Tebo, Daniel Theodore (2016-08). Geophysical Surveys of Debris Flow Susceptible Areas; Implications for Risk Perception. Master's Thesis. Thesis uri icon

abstract

  • Understanding how an individual cognizes and processes geophysical information pertinent to natural hazards can further enhance geophysical imaging in becoming more reliable and beneficial to the public. It has long been debated to what degree an individual's perception of the risk associated with natural disasters changes with the level of exposure to relevant scientific evidence and the manner in which the information is communicated by experts. Debates on this topic have circled around climate change, natural hazard preparedness, and health risks. One situation that lends itself to studying the public perception of the information content in geophysical images is debris flow hazard in inhabited mountainous regions, as such flows have an immediate impact on human life, property and amenity values. Geophysical mapping was performed along the Front Range in Boulder County, Colorado, to provide information about the potential for new additional debris flows in light of the September 2013 flooding episodes, which brought a State of Emergency to Boulder County. The geophysical maps provided subsurface images of geotechnical proxies that are herein interpreted in terms of debris flow susceptibility along a given profile. We acquired two along-slope and two down-slope electrical resistivity tomography (ERT) profiles for assessment of potential slope failure. The ERT images suggest a complex subsurface heterogeneity characterized by shallow localized channels of high hydraulic conductivity constrained by surrounding areas of low hydraulic conductivity. Understanding the geotechnical implications of these subsurface structures gives better insight into the apparent risk of future rainfall-induced debris flows in this specific area. The geophysical information ideally would be widely communicated to the public and local stakeholders for risk assessment and mitigation purposes. In this study, instead we have used a small informal focus group approach which has provided a crude indication of the potential response of the public and stakeholders to the information content revealed in the ERT images pertaining to Boulder county debris flow-susceptible slopes. Particularly, we monitored changes in expressed risk perception as various levels of scientific information were systematically revealed to the focus group. The focus group study is a precursor to a larger study in understanding how the general public perceives geophysical information regarding natural hazards and its implications for hazard mitigation.
  • Understanding how an individual cognizes and processes geophysical information pertinent to natural hazards can further enhance geophysical imaging in becoming more reliable and beneficial to the public. It has long been debated to what degree an individual's perception of the risk associated with natural disasters changes with the level of exposure to relevant scientific evidence and the manner in which the information is communicated by experts. Debates on this topic have circled around climate change, natural hazard preparedness, and health risks. One situation that lends itself to studying the public perception of the information content in geophysical images is debris flow hazard in inhabited mountainous regions, as such flows have an immediate impact on human life, property and amenity values.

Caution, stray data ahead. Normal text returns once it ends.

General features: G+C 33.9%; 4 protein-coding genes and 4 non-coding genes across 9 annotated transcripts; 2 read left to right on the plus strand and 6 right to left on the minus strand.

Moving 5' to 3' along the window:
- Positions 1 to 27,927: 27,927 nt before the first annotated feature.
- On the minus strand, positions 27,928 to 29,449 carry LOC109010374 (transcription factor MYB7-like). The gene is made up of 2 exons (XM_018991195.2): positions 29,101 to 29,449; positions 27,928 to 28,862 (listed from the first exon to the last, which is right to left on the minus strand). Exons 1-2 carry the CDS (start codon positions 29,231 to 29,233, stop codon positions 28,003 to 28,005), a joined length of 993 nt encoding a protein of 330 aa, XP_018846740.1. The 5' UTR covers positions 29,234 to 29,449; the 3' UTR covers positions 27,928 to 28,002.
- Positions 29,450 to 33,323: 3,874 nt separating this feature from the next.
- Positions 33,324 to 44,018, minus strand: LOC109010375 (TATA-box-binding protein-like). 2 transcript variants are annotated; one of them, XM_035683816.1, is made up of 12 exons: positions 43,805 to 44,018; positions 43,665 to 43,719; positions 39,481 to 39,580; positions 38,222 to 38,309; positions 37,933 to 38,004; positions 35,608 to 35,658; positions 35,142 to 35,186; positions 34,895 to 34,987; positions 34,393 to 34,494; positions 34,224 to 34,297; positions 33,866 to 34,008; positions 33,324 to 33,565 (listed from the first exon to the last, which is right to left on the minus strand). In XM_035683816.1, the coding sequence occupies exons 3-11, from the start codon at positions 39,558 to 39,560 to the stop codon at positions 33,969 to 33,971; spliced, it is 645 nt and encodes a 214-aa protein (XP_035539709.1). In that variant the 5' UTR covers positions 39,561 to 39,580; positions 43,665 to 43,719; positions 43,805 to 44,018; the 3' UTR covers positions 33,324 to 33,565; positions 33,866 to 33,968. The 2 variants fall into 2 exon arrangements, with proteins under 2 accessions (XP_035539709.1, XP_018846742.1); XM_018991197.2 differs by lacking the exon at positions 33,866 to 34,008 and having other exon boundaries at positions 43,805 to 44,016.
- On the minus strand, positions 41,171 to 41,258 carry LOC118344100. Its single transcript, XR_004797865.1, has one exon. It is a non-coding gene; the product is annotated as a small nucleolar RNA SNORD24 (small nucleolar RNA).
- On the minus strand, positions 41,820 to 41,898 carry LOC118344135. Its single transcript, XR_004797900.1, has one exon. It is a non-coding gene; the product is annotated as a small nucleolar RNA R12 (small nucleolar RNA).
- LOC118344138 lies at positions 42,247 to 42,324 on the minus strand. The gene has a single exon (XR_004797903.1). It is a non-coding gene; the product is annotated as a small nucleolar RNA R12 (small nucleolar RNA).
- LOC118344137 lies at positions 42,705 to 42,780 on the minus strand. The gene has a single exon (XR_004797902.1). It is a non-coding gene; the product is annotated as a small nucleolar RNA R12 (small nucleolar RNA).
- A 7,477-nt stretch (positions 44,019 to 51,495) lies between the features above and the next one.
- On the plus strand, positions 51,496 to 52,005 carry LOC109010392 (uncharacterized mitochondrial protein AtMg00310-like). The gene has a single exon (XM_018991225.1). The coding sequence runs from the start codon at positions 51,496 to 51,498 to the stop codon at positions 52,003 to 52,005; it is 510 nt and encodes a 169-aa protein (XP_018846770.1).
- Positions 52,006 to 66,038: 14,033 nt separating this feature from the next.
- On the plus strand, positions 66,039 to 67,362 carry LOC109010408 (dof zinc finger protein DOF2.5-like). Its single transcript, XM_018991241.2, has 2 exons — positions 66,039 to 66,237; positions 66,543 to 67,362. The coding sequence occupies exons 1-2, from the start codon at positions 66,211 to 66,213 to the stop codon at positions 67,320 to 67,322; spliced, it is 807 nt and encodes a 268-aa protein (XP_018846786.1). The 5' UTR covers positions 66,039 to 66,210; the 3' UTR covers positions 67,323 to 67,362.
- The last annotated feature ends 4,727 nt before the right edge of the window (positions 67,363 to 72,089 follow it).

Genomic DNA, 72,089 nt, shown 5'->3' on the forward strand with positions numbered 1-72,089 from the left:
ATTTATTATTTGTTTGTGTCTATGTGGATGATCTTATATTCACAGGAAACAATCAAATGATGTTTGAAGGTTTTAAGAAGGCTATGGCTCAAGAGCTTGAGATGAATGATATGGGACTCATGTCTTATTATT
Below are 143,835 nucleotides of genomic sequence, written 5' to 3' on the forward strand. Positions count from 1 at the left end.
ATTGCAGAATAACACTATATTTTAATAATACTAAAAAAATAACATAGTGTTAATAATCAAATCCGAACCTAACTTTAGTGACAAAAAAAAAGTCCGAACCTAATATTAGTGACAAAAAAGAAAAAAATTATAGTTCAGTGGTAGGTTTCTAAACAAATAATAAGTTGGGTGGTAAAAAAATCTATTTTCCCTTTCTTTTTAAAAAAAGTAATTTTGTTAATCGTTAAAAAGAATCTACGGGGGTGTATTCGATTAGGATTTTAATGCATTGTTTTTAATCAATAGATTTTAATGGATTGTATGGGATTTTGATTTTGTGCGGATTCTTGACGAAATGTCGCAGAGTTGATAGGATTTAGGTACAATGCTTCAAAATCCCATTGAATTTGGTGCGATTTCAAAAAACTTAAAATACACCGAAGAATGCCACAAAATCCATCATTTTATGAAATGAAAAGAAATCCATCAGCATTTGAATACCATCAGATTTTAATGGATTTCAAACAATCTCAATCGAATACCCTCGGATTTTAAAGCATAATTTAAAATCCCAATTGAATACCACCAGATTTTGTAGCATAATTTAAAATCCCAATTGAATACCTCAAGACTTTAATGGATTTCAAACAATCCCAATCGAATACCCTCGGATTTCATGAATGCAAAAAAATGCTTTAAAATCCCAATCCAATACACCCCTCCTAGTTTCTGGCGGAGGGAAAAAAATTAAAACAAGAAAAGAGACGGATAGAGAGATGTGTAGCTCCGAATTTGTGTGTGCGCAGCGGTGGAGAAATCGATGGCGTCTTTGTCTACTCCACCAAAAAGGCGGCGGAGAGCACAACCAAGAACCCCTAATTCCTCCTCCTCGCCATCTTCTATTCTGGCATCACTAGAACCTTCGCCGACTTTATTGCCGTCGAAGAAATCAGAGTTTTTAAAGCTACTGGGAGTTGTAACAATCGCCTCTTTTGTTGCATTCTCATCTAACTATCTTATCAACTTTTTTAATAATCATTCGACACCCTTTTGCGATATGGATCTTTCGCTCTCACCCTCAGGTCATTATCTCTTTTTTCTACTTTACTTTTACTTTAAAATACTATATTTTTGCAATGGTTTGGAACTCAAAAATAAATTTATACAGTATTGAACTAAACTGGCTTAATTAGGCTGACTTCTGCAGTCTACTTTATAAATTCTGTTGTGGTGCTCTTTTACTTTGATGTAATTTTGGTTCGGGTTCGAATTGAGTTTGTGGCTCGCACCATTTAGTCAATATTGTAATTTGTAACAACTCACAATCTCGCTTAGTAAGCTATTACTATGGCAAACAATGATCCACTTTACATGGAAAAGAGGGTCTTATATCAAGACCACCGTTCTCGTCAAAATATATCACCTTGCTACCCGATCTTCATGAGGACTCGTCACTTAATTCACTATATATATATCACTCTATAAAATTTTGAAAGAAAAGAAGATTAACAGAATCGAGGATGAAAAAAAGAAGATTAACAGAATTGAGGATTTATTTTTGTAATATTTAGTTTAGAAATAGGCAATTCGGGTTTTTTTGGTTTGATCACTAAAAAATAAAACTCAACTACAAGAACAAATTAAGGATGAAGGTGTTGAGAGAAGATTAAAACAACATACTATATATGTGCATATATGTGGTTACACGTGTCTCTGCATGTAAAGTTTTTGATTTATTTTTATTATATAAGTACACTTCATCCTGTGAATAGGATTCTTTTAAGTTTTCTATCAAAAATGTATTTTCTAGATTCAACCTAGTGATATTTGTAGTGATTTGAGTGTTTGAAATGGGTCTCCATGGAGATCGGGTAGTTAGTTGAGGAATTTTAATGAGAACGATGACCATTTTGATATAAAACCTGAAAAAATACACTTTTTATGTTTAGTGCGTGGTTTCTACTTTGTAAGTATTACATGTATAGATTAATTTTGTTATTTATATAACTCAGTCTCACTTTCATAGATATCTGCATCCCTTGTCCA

Geophysical mapping was performed along the Front Range in Boulder County, Colorado, to provide information about the potential for new additional debris flows in light of the September 2013 flooding episodes, which brought a State of Emergency to Boulder County. The geophysical maps provided subsurface images of geotechnical proxies that are herein interpreted in terms of debris flow susceptibility along a given profile. We acquired two along-slope and two down-slope electrical resistivity tomography (ERT) profiles for assessment of potential slope failure.

    The ERT images suggest a complex subsurface heterogeneity characterized by shallow localized channels of high hydraulic conductivity constrained by surrounding areas of low hydraulic conductivity. Understanding the geotechnical implications of these subsurface structures gives better insight into the apparent risk of future rainfall-induced debris flows in this specific area.

    The geophysical information ideally would be widely communicated to the public and local stakeholders for risk assessment and mitigation purposes. In this study, instead we have used a small informal focus group approach which has provided a crude indication of the potential response of the public and stakeholders to the information content revealed in the ERT images pertaining to Boulder county debris flow-susceptible slopes. Particularly, we monitored changes in expressed risk perception as various levels of scientific information were systematically revealed to the focus group. The focus group study is a precursor to a larger study in understanding how the general public perceives geophysical information regarding natural hazards and its implications for hazard mitigation.

publication date

  • August 2016